Last time, I did a post on how to have the perfect first date with a book. This
time, I thought it would be good to address what happens when, after that date
or several, things just arenâ€™t working out. No book will please every reader
because not every reader is meant for a certain book. Here are some thoughts on
how to get through that break up.
1. Ask yourself if you have given the book a fair chance. I am a terrible mood
reader, so if I pick up a NA romance when I really want a YA fantasy, thereâ€™s a
good possibility Iâ€™ll end up putting it down. This might not be because the NA
is a bad fit for me, but rather because my stubborn mind wants what it wants and
will reject absolutely everything else.
2. Try to focus on the specific reason the book isnâ€™t working for you. This
isnâ€™t because you have to defend your choice (a readerâ€™s choice is his or her
own), but because knowing what doesnâ€™t work might help you learn more about your
reading likes and dislikes. I once read a book with a very passive protagonist,
and I ended up putting it aside. I found that the best books for me have active
protagonists, even if they are more thoughtful or less action oriented. I still
need to see the main character making a serious effort for something.
3. Decide if this is a book you might want to come back to another time. I do
this often if I put aside a book because Iâ€™m in the mood for something else.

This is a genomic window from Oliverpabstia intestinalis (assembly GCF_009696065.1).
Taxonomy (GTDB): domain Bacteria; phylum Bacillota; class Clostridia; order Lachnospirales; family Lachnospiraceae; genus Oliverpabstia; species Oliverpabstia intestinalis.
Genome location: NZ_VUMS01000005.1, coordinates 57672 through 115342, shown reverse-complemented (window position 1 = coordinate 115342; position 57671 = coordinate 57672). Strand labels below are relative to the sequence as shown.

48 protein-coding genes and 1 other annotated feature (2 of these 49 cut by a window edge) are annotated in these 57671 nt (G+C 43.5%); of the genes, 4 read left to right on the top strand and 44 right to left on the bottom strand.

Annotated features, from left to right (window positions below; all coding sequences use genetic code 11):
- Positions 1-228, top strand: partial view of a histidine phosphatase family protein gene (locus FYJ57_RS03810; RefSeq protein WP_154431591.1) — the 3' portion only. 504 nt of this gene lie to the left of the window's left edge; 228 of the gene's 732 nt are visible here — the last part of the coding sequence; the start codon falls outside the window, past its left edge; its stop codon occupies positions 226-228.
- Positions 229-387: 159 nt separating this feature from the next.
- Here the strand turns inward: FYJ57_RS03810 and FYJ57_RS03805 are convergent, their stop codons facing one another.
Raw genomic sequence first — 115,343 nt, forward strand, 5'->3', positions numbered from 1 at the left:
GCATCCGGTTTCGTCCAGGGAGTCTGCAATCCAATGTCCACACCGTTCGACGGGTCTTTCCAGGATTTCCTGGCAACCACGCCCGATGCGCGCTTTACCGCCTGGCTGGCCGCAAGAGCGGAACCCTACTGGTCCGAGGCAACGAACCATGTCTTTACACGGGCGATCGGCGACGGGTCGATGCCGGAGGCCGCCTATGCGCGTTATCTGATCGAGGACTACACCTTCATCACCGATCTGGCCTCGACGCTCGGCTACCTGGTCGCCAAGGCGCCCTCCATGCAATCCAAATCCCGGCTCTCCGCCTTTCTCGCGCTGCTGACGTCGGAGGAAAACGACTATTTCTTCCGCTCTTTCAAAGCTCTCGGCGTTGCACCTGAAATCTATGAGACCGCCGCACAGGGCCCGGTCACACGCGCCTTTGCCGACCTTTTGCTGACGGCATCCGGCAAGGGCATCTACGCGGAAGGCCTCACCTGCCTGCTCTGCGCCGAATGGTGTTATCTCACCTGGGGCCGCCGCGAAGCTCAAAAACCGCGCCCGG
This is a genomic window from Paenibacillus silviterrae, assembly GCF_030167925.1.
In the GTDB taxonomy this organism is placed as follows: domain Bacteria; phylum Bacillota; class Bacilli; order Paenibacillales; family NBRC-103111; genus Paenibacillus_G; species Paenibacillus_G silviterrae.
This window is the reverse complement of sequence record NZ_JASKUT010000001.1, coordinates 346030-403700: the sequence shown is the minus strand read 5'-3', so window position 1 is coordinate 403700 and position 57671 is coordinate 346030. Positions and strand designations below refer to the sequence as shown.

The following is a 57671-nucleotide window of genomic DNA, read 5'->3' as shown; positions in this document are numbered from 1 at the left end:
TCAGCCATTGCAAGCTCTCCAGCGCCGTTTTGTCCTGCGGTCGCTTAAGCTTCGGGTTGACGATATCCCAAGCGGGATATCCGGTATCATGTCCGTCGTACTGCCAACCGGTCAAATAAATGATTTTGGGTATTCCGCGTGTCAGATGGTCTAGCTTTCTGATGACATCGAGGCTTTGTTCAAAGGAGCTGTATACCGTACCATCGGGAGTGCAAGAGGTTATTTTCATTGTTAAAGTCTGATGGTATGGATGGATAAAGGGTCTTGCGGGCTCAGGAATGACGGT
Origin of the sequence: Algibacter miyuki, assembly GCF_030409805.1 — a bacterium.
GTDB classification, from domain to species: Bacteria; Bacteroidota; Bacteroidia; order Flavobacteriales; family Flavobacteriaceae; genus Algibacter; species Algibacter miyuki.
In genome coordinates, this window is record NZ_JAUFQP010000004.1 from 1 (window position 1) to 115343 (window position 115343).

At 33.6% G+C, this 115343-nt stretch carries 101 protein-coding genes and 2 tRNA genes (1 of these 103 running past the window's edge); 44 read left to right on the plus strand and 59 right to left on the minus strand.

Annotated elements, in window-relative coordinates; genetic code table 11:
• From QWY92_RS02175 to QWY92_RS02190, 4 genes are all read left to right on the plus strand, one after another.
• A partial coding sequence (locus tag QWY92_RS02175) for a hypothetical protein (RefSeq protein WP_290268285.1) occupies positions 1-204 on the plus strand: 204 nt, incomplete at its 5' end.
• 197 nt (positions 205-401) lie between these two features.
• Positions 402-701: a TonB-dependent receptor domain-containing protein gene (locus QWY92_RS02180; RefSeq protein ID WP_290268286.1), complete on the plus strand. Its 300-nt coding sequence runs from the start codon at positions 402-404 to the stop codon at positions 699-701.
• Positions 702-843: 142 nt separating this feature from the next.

Sometimes this also might happen if the book is moving a little slower, and you
find your mind wandering too much. You might still want to be friends with the
book, but not desire to pursue any further bonding until later down the road
when a slow book might just be what you need.
4. If the break up is a bad one (you believe the writing is terrible; you find
something personally offensive, etc.), calm down before you hit social media or
a book review site. Your personal feelings need no justification beyond your
own, but acting rashly will likely do no good. The best step is to take a few
deep breaths, go for a walk, etc. and then write a thoughtful, non-bashing
review (if you want) that expresses your feelings while being fair.
5. Donâ€™t immediately write off the bookâ€™s â€śfriendsâ€ť if you didnâ€™t like it.
There are times when I know the story is what I didnâ€™t like, not the writing. In
this case, I will almost always give another book by the same author a chance,
especially if itâ€™s in a different genre. If the writing or some other part of
the book is what didnâ€™t work with you, donâ€™t assume that all other books in the
age group or genre are the same. If one romance authorâ€™s works arenâ€™t a good
match for you, donâ€™t assume that all romance books are like that. You might
discover that romance stories arenâ€™t what you enjoy most, but that doesnâ€™t mean
you will hate every single book with romance.
6. Take some time to decide what you want next. Do you want to focus on
something other than reading for a while? Maybe start a new show on Netflix or
try a complicated cooking recipe you couldnâ€™t master before. Are you still sure
of what you want and are ready to dive back in again? Pick up something else! No
matter what, remember that there are thousands of books out there waiting to be
read, so donâ€™t spend your time on something that isnâ€™t good for you.
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